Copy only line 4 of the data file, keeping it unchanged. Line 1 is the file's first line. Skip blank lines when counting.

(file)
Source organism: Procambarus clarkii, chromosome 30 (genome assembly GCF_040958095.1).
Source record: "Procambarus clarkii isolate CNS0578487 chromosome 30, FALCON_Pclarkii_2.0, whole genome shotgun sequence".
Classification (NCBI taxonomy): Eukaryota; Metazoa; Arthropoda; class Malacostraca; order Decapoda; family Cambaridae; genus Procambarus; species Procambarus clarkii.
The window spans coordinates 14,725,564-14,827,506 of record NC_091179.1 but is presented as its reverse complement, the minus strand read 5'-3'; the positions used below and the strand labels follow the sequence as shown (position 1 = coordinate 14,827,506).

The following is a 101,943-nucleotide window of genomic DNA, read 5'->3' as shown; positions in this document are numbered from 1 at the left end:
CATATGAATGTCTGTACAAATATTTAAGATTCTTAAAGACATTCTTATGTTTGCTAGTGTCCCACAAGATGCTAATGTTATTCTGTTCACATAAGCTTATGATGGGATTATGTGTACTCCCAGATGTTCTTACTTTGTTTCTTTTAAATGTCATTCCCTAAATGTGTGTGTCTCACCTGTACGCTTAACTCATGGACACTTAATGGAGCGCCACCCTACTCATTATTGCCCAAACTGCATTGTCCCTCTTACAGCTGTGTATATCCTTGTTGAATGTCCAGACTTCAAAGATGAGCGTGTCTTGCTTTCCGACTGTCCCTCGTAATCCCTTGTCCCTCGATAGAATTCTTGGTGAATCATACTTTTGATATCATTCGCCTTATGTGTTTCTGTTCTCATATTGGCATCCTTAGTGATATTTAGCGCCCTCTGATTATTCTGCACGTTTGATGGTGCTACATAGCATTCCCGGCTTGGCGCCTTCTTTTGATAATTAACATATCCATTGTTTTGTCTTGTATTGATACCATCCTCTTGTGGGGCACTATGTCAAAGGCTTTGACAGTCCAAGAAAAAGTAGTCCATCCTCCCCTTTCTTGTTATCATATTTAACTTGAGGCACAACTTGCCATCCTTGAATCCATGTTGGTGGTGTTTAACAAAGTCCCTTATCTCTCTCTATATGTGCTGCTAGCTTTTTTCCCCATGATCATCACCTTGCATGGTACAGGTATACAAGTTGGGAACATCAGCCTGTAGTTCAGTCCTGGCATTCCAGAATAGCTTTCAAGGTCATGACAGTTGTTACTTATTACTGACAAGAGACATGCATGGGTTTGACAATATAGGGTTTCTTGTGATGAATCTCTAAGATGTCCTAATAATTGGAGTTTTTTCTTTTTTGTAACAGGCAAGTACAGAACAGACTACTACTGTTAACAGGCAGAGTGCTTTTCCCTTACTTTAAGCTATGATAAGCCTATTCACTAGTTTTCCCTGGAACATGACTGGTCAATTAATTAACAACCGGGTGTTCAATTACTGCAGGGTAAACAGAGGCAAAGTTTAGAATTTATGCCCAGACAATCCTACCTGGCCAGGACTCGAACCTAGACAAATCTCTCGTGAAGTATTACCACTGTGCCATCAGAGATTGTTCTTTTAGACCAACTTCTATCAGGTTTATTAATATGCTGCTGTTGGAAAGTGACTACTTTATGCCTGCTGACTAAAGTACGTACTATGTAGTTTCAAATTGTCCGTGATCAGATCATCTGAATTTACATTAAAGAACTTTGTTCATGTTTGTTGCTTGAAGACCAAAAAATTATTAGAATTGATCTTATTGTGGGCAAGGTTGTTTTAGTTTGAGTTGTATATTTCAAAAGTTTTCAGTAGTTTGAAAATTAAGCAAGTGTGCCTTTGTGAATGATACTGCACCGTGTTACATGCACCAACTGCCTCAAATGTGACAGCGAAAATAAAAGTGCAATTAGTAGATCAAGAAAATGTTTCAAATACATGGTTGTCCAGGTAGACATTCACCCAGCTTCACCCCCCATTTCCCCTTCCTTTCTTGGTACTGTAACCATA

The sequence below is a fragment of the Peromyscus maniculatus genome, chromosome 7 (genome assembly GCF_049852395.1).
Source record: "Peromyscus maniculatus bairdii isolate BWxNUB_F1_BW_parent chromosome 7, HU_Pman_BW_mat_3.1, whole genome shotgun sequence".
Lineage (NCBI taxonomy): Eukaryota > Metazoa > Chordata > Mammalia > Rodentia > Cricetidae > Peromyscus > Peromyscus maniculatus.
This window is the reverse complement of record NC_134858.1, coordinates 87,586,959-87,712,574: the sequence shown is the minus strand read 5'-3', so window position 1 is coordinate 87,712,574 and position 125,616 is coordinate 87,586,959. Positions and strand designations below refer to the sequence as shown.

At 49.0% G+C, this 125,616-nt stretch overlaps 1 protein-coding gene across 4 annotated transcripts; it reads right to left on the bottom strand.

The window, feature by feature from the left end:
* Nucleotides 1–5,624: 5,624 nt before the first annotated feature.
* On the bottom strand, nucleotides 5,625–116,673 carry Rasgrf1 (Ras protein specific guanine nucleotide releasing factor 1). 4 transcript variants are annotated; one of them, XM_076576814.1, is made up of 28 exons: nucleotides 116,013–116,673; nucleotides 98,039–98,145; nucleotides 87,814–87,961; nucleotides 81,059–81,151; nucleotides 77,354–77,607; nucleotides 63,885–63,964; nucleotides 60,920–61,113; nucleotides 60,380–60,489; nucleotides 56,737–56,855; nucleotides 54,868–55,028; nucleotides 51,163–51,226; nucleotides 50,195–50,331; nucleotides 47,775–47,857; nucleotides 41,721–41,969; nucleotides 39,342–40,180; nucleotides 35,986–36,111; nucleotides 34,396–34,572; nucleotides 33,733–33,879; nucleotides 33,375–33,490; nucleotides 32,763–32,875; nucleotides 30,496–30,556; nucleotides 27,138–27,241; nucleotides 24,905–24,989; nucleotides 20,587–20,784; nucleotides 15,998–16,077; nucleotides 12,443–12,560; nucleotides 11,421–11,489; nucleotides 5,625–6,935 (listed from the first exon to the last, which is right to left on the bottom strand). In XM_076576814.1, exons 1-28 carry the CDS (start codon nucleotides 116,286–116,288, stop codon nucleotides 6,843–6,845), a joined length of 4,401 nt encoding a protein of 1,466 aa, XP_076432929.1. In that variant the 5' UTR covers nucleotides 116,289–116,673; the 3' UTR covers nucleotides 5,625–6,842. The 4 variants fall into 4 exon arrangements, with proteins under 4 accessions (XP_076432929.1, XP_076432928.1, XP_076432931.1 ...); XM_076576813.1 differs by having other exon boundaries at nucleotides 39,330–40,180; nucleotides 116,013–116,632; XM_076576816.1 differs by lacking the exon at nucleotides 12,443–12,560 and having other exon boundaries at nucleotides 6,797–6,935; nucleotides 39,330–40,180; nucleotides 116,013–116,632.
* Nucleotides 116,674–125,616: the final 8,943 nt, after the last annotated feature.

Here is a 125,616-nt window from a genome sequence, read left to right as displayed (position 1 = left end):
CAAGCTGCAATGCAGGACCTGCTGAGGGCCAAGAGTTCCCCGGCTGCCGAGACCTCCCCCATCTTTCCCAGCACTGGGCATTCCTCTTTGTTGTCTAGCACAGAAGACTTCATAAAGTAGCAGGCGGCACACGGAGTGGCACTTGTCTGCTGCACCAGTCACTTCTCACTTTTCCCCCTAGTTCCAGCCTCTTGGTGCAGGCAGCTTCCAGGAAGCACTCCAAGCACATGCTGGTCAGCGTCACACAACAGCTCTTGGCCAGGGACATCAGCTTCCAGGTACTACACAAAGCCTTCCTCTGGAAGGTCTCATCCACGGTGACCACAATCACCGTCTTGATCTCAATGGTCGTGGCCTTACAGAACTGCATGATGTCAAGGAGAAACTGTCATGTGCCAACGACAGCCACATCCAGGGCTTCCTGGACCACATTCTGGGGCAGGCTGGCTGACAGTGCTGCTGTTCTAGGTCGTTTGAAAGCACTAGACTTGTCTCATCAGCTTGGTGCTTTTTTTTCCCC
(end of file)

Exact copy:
The window spans coordinates 14,725,564-14,827,506 of record NC_091179.1 but is presented as its reverse complement, the minus strand read 5'-3'; the positions used below and the strand labels follow the sequence as shown (position 1 = coordinate 14,827,506).